Online pharmacies are poised to big growth in Asia and India is number one choice in this regard. There is no dearth of entrepreneurship in India and there are plenty of online pharmacy and healthcare entrepreneurs in India. As on date most of these entrepreneurs are stressing upon regulatory compliances rather than business growth and development.
The online sale and purchase of prescribed drugs and medicines in India is still a neglected area as far as regulations are concerned. Till now there are no dedicated E-pharmacy and telemedicine laws in India. Laws for Pharmacies in India are derived from Drug and Cosmetics Act 1940, Drugs and Cosmetic Rules 1945, Pharmacy Act 1948 and Indian Medical Act 1956. Apart from this, there are few high court judgments that have provided further insights and interpretation of the laws.
Indian Laws related to pharmacies were written prior to arrival of computers, let alone internet. Till now there are no clear cut defined laws or guidelines given by the government for E pharmacy Companies. The only laws related to internet in India are defined under Information Technology Act, 2000.
As of now if online pharmacies are following the below guidelines as mandated by the Drugs and Cosmetics Act, 1940. They are in the Green Zone of operating in India:-
- Medicines can be sold only by a registered pharmacy that has retail license. The pharmacy should have a registered pharmacist on payroll.
- It is mandatory for the customer to have a prescription for the medicines he/she is ordering. Over the Counter products can be sold without prescription.
- All the medicines that go out for delivery has to be verified and certified by the registered pharmacist.
However despite organised e-pharmacies following the above rules there is still a major roadblock in the system which is hindering organized pharmacy players from achieving their full potential. On an average, half the orders received by online pharmacies get rejected because of prescription-related errors. The startups, in this space are already facing opposition from offline chemists and under the scrutiny of regulators, are now spending a large chunk of their investments on improving patient awareness of proper prescriptions. This is leading to a direct negative impact on the growth of e-pharmacies by eating away their sales. There is also biasness in the industry when it comes to regulations being followed by online players vs offline stores. State drug regulators are harassing the online players to be extra cautious with the rules whereas the customers purchasing medicines from local chemist stores often don't follow such an exhaustive list of requirements. There is an urgent need for a level playing field in this space and clarity on guidelines to enable legitimate players to develop their business and bring in the much needed innovation and technology to drive transparency in this sector.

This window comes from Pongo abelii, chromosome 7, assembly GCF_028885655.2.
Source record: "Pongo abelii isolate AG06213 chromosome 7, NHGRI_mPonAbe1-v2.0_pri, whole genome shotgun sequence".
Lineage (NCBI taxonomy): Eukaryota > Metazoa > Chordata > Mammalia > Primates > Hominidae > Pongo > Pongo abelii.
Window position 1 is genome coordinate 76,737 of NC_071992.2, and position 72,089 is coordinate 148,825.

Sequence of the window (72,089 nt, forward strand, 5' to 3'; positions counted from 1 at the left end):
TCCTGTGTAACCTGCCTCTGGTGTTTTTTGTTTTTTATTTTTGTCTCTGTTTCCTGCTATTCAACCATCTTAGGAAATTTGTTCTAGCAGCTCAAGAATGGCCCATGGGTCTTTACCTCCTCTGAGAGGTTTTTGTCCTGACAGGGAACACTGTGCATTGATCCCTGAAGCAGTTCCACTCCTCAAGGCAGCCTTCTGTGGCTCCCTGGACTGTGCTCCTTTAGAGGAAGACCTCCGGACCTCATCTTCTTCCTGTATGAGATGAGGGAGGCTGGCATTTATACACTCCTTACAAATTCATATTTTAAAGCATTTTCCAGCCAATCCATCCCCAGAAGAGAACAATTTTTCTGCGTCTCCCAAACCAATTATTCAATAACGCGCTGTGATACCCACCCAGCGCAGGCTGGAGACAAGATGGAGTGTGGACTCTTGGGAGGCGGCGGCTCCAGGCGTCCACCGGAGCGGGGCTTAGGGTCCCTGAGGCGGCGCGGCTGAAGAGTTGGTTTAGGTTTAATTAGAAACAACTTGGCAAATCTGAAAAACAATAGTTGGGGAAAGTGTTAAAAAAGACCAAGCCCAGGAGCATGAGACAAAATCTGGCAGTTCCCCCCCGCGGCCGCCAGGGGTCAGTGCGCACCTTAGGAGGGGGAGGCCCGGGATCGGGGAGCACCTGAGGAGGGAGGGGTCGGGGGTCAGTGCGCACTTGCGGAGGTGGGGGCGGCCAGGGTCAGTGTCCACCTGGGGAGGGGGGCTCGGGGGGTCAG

The small sector of organized pharmacy retail in India would get a huge boost and a full industry can be transformed by leveraging the internet in a smart way Technology, especially the Internet, adds immense value by improving accessibility of healthcare services to the most remote regions of the country. Online pharmacies have the potential to address a plethora of healthcare needs of consumers and provide benefits in terms of consumer access, convenience, education data records management as well as guaranteeing the authenticity of drugs being sold.
In today’s world, when most products and services are conveniently delivered to the patients’ door-step, it is imperative to encourage access to models that help sick patients avail convenience of medicine delivery without needing to leave their home. In healthcare, perhaps more than any other area, the consumer is unwell and should have easy access to medicines at home, which is now very much possible.
With the advancement of technology and Make in India initiative making headway, this is as right a time as ever for the country to define the regulatory framework to help e-pharmacy have a clear-cut operating model, in line with the concerns of the regulator, while providing benefits to the customers.